Fifteen studies on 425 participants were included in the review, one of which was in abstract form only. Twelve studies were included in the meta-analysis across one or more of the three comparisons. The sample size of the included studies was small (12 to 43 participants) and overall study quality was moderate to low given the imprecision and risk of bias issues (i.e. missing information on sequence generation and allocation concealment as well as no blinding of outcome assessment and incomplete data).When upper limb training was compared to either no training or sham training, there was a small significant improvement in symptoms of dyspnoea with a mean difference (MD) of 0.37 points (95% confidence interval (CI) 0.02 to 0.72 points; data from four studies on 129 people). However, there was no significant improvement in dyspnoea when the studies of endurance training only (MD 0.41 points, 95% CI -0.13 to 0.95 points; data from two studies on 55 people) or resistance training only (MD 0.34 points, 95% CI -0.11 to 0.80 points; data from two studies on 74 people) were analysed. When upper limb training combined with lower limb training was compared to lower limb training alone, no significant difference in dyspnoea was shown (MD 0.36 points, 95% CI -0.04 to 0.76 points; data from three studies on 86 people). There were no studies which examined the effects on dyspnoea of upper limb training compared to another upper limb training intervention.There was no significant improvement in HRQoL when upper limb training was compared to either no training or sham training with a standardised mean difference (SMD) of 0.05 (95% CI -0.31 to 0.40; four studies on 126 people) or when upper limb training combined with lower limb training was compared to lower limb training alone (SMD 0.01, 95% CI -0.40 to 0.43; three studies on 95 people). Only one study, in which endurance upper limb training was compared to resistance upper limb training, reported on HRQoL and showed no between-group differences (St George's Respiratory Questionnaire MD 2.0 points, 95% CI -9 to 12; one study on 20 people).Positive findings were shown for the effects of upper limb training on the secondary outcome of unsupported endurance upper limb exercise capacity. When upper limb training was compared to either no training or sham training, there was a large significant improvement in unsupported endurance upper limb capacity (SMD 0.66, 95% CI 0.19 to 1.13; six studies on 142 people) which remained significant when the studies in this analysis of endurance training only were examined (SMD 0.99, 95% CI 0.32 to 1.66; four studies on 85 people) but not when the studies of resistance training only were examined (SMD 0.23, 95% CI -0.31 to 0.76; three studies on 57 people, P = 0.08 for test of subgroup differences). When upper limb training combined with lower limb training was compared to lower limb training alone, there was also a large significant improvement in unsupported endurance upper limb capacity (SMD 0.90, 95% CI 0.12 to 1.68; three studies on 87 people). A single study compared endurance upper limb training to resistance upper limb training with a significant improvement in the number of lifts performed in one minute favouring endurance upper limb training (MD 6.0 lifts, 95% CI 0.29 to 11.71 lifts; one study on 17 people).Available data were insufficient to examine the impact of disease severity on any outcome.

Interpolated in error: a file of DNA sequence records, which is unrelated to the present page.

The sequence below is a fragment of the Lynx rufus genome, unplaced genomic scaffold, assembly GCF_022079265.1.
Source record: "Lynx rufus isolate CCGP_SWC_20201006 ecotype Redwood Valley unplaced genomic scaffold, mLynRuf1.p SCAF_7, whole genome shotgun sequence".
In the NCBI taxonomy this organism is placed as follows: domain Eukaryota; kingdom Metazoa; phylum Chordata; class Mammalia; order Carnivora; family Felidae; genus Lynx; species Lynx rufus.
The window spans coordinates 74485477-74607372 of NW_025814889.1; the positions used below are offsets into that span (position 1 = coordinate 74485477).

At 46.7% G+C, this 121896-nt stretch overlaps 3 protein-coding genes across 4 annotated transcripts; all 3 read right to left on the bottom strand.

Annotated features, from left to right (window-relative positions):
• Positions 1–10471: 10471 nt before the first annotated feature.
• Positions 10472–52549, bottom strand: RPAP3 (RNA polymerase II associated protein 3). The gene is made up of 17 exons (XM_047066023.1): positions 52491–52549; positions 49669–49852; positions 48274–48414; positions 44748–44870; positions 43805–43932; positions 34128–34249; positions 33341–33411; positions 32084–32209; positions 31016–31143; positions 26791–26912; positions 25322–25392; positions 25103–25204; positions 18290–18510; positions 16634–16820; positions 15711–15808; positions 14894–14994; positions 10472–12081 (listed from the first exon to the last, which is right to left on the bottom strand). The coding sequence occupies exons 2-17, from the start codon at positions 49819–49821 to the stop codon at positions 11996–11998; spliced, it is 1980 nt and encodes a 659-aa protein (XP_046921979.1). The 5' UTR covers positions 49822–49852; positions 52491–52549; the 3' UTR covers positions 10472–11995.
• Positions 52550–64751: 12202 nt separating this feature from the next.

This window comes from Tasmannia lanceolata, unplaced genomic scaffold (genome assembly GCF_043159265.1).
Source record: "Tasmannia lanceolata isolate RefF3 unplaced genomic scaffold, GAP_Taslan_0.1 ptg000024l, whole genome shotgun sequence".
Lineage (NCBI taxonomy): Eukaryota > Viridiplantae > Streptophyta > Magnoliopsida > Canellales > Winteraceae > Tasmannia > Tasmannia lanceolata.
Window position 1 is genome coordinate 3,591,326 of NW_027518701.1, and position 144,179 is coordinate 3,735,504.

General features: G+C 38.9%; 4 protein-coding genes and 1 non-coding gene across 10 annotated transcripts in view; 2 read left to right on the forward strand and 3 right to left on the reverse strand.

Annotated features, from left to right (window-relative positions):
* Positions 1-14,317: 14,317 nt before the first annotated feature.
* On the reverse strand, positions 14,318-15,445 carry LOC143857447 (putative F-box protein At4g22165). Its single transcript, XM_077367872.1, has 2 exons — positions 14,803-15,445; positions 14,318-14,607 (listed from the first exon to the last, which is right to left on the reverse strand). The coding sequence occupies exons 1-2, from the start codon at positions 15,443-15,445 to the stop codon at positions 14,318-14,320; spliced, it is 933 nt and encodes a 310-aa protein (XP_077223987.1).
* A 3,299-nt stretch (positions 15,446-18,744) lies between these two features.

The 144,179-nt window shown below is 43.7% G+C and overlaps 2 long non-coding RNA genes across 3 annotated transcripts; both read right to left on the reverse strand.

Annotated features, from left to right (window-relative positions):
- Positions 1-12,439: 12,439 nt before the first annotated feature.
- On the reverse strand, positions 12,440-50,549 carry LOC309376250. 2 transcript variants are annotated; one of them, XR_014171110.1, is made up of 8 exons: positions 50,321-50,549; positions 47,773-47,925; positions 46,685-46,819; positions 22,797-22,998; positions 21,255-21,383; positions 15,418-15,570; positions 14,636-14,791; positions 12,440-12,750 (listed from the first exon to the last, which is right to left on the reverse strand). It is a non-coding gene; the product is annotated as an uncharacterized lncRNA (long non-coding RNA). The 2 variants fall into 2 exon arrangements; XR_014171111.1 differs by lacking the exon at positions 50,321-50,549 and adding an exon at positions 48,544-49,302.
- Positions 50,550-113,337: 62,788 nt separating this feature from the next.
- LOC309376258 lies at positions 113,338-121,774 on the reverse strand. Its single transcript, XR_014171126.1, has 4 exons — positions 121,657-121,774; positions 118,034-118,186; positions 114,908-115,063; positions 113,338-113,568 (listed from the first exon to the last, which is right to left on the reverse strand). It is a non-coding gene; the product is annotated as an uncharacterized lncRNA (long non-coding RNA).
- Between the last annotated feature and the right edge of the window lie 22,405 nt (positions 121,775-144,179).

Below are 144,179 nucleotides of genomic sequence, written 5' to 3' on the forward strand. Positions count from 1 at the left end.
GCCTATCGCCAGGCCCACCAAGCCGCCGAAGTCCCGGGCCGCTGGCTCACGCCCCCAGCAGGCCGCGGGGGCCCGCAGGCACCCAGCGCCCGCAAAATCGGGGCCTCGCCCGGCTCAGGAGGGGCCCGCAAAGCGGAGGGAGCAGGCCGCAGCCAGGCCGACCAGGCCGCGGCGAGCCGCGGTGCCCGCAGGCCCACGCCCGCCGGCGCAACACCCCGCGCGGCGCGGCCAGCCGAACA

Evidence from this review indicates that some form of upper limb exercise training when compared to no upper limb training or a sham intervention improves dyspnoea but not HRQoL in people with COPD. The limited number of studies comparing different upper limb training interventions precludes conclusions being made about the optimal upper limb training programme for people with COPD, although endurance upper limb training using unsupported upper limb exercises does have a large effect on unsupported endurance upper limb capacity. Future RCTs require larger participant numbers to compare the differences between endurance upper limb training, resistance upper limb training, and combining endurance and resistance upper limb training on patient-relevant outcomes such as dyspnoea, HRQoL and arm activity levels.